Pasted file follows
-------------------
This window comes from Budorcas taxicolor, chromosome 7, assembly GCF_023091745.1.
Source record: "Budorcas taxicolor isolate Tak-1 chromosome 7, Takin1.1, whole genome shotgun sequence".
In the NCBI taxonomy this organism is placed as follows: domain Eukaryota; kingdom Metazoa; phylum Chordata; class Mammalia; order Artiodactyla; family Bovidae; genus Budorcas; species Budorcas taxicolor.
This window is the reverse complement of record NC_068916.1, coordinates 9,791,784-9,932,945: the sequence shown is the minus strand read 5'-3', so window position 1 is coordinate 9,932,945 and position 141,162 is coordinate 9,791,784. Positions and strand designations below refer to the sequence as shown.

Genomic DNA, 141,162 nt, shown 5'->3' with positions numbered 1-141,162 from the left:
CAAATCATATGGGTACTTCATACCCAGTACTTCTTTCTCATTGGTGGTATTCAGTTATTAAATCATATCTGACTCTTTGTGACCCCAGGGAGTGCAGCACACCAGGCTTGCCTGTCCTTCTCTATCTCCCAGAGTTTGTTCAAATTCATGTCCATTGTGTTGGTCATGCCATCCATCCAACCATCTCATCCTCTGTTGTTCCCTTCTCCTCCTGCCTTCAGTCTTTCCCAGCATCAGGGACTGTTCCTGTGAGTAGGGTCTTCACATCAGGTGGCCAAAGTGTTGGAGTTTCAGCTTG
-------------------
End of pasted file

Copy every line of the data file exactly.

This window comes from Budorcas taxicolor, chromosome 7, assembly GCF_023091745.1.
Source record: "Budorcas taxicolor isolate Tak-1 chromosome 7, Takin1.1, whole genome shotgun sequence".
In the NCBI taxonomy this organism is placed as follows: domain Eukaryota; kingdom Metazoa; phylum Chordata; class Mammalia; order Artiodactyla; family Bovidae; genus Budorcas; species Budorcas taxicolor.
This window is the reverse complement of record NC_068916.1, coordinates 9,791,784-9,932,945: the sequence shown is the minus strand read 5'-3', so window position 1 is coordinate 9,932,945 and position 141,162 is coordinate 9,791,784. Positions and strand designations below refer to the sequence as shown.

Genomic DNA, 141,162 nt, shown 5'->3' with positions numbered 1-141,162 from the left:
CAAATCATATGGGTACTTCATACCCAGTACTTCTTTCTCATTGGTGGTATTCAGTTATTAAATCATATCTGACTCTTTGTGACCCCAGGGAGTGCAGCACACCAGGCTTGCCTGTCCTTCTCTATCTCCCAGAGTTTGTTCAAATTCATGTCCATTGTGTTGGTCATGCCATCCATCCAACCATCTCATCCTCTGTTGTTCCCTTCTCCTCCTGCCTTCAGTCTTTCCCAGCATCAGGGACTGTTCCTGTGAGTAGGGTCTTCACATCAGGTGGCCAAAGTGTTGGAGTTTCAGCTTG